As a baby, Gentry had brain surgery to remove an abnormal growth at the base of his skull. Fast forward two decades to his time in the Navy, and Gentry’s unit missed deployment to Desert Storm by two weeks. But dodging that firestorm resulted in Gentry being in the Philippines when an erupting volcano forced an evacuation by the U.S. military installed there. He severed several tendons in the evacuation and lost enough blood that medical responders weren’t sure if he would live.
He made it out and left the service, eager to start a life back in Indiana. Here, he married, welcomed a son, Jacob, and soon a daughter, Autumn. But only three days after Autumn’s birth, the family was burying the little girl, who died from Group B Strep infection. The couple’s marriage didn’t weather the loss of the child, and Gentry became a single parent to Jacob. The character building wasn’t done for Gentry — he filed for bankruptcy three times to salvage what he could.
Building a winning strategy
Amazingly, Gentry is philosophical when he considers his life.
“I always think that there are people out there who have it far worse than me. I think about women in some countries who are treated like dogs, worse than dogs really. Now they have it bad. I’ve never had it that bad, because to me, you just have to keep going. And I had, and have, the chance to do that.”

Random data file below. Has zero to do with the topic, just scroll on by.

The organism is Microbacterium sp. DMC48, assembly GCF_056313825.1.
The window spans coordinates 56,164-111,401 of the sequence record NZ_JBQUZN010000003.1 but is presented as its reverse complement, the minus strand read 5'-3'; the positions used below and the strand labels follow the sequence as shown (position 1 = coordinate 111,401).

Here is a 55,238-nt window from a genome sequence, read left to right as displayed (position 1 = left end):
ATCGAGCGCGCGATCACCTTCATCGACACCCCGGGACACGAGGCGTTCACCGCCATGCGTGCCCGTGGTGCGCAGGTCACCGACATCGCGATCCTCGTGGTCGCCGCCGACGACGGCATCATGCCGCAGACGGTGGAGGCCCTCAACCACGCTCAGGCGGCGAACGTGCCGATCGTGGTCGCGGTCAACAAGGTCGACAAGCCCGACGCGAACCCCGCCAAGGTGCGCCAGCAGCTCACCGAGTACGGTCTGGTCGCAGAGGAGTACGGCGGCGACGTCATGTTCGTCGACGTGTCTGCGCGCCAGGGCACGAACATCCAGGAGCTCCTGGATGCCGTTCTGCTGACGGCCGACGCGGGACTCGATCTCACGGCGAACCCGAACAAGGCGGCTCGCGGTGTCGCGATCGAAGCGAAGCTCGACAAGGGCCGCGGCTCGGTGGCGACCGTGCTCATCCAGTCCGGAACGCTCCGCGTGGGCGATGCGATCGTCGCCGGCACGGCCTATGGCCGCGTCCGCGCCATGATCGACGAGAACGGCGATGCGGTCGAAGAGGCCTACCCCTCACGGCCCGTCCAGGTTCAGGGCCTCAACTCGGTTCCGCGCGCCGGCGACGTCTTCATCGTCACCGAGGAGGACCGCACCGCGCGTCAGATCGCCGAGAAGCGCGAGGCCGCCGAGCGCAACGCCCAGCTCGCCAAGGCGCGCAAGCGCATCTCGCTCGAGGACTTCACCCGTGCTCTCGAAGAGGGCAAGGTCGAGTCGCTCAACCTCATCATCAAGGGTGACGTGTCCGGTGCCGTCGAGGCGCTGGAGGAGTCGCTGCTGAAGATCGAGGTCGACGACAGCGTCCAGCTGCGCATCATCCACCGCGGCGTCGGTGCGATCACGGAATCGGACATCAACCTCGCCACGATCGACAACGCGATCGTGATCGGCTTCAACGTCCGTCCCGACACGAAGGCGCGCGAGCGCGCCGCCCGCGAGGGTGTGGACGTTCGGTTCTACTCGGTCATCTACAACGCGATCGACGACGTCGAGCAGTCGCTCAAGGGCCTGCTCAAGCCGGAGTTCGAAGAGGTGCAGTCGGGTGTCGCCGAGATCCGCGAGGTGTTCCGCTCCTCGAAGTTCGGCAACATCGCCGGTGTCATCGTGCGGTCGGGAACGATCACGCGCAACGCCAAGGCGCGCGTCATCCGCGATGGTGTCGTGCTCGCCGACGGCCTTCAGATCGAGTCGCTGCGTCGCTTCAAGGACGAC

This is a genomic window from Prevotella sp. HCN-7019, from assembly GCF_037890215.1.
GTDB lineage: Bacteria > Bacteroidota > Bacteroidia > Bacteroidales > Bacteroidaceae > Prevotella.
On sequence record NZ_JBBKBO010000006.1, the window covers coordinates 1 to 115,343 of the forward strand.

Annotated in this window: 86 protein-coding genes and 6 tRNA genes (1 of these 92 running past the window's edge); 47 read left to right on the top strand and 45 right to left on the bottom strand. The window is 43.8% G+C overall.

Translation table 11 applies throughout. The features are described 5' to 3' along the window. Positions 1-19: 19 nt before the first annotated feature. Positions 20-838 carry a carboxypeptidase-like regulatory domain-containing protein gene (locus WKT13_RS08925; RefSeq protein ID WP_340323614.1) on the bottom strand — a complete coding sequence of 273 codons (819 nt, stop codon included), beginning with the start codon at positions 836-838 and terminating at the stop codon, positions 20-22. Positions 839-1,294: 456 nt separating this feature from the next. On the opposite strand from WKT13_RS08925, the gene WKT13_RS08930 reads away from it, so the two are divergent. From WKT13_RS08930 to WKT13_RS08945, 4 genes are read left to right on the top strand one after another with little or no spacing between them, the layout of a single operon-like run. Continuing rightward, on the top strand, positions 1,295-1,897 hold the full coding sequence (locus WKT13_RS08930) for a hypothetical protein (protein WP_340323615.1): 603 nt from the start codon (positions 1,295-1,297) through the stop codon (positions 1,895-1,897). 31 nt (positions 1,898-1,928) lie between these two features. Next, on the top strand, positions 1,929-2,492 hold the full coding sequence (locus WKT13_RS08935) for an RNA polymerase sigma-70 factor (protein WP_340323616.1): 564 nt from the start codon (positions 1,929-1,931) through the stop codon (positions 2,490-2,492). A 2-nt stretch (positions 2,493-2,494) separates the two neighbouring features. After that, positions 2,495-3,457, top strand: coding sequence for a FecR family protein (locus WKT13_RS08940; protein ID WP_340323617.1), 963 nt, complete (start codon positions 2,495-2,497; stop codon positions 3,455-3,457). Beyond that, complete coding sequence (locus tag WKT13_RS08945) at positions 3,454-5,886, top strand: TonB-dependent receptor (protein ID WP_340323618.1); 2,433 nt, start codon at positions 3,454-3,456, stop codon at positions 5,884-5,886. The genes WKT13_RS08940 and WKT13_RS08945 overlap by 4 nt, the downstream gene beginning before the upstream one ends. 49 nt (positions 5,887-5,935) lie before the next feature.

Opportunity came first in the form of a junior college that then led to his transition to Ball State and the pursuit of a four-year general studies degree. For that, Smith connected Gentry to Michael Black and Kurt Noel, the Veterans Affairs experts on campus.
“There is nothing those guys wouldn’t answer for me,” Gentry said. “They help us veterans out in any way that we need.”
Black and Noel are veterans themselves and appreciate the unique challenges that come for students who have served.
“One of the things that makes Eric successful is that he’s not afraid to reach out when he needs help,” said Noel, Veterans Affairs benefit coordinator.
A university setting can have special challenges for men and women who come to campus with a career already behind them. A traditional student may be interested in, and eager to acquire, some of the quintessential college experiences like those offered in a club. A veteran, though, has likely traveled around the world and may have seen combat, so opportunities offered through a student group might not seem relevant.
What’s more, Black said, veterans bring an acutely defined sense of purpose.
“A typical vet sees school as a mission that needs to be completed,” said Black, assistant director of Veterans Affairs.
Noel added, “Eric’s an example of exactly how the system should work. He embraced the system and looked to us for guidance but not for us to do it for him.”
‘Warm, cheerful and positive’